Coalition military intelligence officials estimated that 70% to 90% of prisoners detained in Iraq since the war began last year "had been arrested by mistake," according to a confidential Red Cross report given to the Bush administration earlier this year.
Yet the report described a wide range of prisoner mistreatment — including many new details of abusive techniques — that it said U.S. officials had failed to halt, despite repeated complaints from the International Committee of the Red Cross.
ICRC monitors saw some improvements by early this year, but the continued abuses "went beyond exceptional cases and might be considered as a practice tolerated" by coalition forces, the report concluded.
The Swiss-based ICRC, which made 29 visits to coalition-run prisons and camps between late March and November last year, said it repeatedly presented its reports of mistreatment to prison commanders, U.S. military officials in Iraq and members of the Bush administration in Washington.
The ICRC summary report, which was written in February, also said Red Cross officials had complained to senior military officials that families of Iraqi suspects usually were told so little that most arrests resulted "in the de facto 'disappearance' of the arrestee for weeks or even months."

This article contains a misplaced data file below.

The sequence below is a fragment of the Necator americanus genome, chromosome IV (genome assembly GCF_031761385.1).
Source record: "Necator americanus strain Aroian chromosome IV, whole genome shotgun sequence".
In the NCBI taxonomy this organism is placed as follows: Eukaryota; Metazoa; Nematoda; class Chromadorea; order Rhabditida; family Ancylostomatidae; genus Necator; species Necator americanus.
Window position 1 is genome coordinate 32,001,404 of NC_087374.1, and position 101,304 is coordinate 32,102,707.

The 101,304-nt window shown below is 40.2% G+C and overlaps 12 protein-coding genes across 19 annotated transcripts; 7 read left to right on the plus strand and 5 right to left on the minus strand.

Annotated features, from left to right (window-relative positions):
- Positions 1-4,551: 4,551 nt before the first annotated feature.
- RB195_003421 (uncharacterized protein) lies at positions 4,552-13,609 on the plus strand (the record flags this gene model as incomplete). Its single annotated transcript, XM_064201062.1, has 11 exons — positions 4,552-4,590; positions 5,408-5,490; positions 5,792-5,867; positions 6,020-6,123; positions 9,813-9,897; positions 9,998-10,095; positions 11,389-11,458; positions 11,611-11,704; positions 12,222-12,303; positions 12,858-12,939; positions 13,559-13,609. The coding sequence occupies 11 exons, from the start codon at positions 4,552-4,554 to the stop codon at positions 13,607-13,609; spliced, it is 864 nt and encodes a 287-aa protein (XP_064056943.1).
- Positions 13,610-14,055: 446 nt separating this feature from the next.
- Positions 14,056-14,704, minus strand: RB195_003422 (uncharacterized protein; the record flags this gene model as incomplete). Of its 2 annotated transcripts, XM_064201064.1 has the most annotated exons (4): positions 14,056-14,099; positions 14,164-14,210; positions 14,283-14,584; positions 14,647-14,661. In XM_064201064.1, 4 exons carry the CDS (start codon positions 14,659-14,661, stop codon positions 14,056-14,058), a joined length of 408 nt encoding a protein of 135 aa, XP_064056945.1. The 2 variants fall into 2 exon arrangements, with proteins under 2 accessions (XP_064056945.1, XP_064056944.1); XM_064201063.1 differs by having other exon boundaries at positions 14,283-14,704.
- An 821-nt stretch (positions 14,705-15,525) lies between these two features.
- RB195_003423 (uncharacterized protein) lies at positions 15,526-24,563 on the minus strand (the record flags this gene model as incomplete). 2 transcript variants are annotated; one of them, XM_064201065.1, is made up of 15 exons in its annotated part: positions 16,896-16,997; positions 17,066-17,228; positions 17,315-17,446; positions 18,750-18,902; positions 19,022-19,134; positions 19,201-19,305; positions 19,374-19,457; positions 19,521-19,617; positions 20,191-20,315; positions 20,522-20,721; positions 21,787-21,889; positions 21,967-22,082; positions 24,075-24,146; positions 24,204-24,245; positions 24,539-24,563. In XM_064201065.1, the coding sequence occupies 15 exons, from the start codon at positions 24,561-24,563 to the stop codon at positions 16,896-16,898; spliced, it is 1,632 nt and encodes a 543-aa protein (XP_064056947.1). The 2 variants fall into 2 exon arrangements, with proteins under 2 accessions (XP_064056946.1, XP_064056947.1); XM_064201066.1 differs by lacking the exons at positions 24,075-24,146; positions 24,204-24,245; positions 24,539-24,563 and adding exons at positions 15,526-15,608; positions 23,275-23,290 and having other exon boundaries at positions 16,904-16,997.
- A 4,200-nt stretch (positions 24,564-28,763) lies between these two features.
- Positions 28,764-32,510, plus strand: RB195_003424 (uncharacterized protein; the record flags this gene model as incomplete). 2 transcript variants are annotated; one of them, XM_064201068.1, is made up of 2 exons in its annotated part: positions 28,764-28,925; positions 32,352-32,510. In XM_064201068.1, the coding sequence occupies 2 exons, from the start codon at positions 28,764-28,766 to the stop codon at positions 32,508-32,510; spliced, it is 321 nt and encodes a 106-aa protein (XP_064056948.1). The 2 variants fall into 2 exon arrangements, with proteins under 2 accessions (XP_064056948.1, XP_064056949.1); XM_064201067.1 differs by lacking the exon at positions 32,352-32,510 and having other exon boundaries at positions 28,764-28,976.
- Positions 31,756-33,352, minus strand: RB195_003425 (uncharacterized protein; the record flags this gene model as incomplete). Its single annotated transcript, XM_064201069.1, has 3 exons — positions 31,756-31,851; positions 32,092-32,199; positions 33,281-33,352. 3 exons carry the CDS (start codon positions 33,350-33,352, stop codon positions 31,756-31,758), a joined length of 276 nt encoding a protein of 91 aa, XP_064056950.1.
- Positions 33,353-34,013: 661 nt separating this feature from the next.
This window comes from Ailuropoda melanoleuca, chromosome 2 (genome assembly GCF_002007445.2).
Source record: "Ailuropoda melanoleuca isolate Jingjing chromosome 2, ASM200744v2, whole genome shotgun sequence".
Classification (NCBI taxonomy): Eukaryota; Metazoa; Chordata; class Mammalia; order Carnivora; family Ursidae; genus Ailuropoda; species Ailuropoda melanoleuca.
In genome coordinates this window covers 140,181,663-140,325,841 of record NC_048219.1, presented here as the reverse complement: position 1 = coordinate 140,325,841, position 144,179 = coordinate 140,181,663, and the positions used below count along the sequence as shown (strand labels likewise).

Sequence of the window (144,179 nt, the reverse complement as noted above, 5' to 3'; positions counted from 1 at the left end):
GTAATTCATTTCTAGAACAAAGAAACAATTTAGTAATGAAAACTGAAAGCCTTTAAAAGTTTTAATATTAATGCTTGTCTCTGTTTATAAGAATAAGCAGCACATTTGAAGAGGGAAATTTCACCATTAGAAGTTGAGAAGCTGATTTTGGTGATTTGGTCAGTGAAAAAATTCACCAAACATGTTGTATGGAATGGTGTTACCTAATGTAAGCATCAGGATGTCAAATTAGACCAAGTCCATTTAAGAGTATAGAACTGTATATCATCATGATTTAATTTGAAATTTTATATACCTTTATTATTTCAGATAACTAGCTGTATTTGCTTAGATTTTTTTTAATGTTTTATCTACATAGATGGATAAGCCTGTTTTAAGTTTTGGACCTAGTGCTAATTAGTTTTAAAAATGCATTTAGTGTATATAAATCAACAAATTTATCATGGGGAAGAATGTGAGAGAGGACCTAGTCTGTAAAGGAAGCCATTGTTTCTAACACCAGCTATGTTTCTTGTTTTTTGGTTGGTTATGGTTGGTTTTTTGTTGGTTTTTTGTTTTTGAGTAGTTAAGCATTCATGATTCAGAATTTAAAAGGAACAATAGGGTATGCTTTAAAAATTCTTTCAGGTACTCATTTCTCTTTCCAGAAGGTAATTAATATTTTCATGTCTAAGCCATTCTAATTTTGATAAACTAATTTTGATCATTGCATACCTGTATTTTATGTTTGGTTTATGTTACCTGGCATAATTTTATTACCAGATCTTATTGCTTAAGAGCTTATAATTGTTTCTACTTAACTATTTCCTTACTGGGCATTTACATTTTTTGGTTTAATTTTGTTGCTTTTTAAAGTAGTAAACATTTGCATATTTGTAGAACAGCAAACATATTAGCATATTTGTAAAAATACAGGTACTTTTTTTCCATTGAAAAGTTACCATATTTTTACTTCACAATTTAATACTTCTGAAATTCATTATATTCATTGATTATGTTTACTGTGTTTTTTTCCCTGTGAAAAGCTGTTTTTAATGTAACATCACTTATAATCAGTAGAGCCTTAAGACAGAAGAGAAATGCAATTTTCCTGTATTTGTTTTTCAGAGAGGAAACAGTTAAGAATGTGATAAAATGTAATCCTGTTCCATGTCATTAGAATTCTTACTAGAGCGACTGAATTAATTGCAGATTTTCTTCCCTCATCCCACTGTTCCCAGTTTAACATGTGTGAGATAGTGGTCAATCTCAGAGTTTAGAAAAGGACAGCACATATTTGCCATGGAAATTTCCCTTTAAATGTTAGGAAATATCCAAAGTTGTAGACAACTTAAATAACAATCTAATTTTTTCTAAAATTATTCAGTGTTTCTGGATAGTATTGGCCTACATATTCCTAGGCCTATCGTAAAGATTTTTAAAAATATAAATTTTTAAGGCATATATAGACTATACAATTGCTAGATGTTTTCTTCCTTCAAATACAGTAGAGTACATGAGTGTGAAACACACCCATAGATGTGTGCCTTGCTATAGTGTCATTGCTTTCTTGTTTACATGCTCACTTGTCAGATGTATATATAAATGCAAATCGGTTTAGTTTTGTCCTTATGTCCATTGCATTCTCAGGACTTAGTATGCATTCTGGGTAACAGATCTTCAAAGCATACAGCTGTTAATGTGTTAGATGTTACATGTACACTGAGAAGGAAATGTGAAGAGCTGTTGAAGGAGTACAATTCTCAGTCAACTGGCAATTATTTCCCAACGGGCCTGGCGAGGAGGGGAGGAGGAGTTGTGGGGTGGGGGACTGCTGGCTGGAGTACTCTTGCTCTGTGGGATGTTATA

The report also described previously undocumented forms of abuse of prisoners in U.S. custody. In October, for example, an Iraqi prisoner was "hooded, handcuffed in the back, and made to lie face down" on what investigators believe was the engine hood of a vehicle while he was being transported. He was hospitalized for three months for extensive burns to his face, abdomen, foot and hand, the report added.
The ICRC report also describes torture and other brutal practices by Iraqi police working in Baghdad under the U.S.-led occupation.
It cites cases in which suspects held by Iraqi police allegedly were beaten with cables, kicked in the testicles, burned with cigarettes and forced to sign confessions.
In June, a group of men arrested by Iraqi police "allegedly had water poured on their legs and had electrical shocks administered to them with stripped tips of electrical wires," the report notes.
One man's mother was brought in, "and the policeman threatened to mistreat her." Another detainee "was threatened with having his wife brought in and raped."
"Many persons deprived of their liberty drew parallels between police practices under the occupation with those of the former regime," the report noted.
I am horrified that anybody would be treated this way. But to realize that 70% - 90% of the detainees are there by mistake makes it even more appalling.